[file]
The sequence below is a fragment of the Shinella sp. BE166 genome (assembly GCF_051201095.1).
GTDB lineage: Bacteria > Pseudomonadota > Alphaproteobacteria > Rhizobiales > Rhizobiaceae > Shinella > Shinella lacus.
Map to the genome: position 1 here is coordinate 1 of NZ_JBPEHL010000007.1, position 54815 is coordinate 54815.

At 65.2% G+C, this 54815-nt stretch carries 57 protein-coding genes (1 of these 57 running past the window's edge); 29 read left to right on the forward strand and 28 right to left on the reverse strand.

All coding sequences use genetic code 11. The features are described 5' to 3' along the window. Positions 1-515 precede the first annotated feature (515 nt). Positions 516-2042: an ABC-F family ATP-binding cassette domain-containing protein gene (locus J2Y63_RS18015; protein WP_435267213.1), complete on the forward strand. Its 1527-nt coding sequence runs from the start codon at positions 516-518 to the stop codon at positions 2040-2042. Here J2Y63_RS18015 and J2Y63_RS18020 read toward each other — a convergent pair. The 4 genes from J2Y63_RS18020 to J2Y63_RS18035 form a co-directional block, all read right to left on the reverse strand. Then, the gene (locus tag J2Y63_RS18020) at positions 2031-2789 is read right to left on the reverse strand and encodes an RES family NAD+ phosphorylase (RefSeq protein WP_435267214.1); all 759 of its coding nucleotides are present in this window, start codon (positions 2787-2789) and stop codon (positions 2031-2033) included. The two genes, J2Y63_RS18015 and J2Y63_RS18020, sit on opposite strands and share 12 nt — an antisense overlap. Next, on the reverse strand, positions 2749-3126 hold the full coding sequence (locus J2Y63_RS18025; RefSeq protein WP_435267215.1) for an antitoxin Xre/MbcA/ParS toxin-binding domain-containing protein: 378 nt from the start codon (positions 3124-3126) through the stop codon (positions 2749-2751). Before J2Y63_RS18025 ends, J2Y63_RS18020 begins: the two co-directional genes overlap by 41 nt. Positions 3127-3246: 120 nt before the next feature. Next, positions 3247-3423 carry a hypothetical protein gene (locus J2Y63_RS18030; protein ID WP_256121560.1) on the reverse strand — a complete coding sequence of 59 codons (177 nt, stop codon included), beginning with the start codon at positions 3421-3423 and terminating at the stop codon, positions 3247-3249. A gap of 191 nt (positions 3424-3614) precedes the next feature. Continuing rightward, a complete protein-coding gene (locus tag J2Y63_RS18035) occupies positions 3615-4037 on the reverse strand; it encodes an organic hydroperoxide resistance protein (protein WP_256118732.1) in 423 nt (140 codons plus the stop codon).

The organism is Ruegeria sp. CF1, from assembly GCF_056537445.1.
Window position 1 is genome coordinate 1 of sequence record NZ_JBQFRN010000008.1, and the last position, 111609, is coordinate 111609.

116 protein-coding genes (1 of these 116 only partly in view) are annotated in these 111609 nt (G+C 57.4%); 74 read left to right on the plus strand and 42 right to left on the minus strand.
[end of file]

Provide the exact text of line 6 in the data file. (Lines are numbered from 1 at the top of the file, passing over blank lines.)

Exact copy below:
The organism is Ruegeria sp. CF1, from assembly GCF_056537445.1.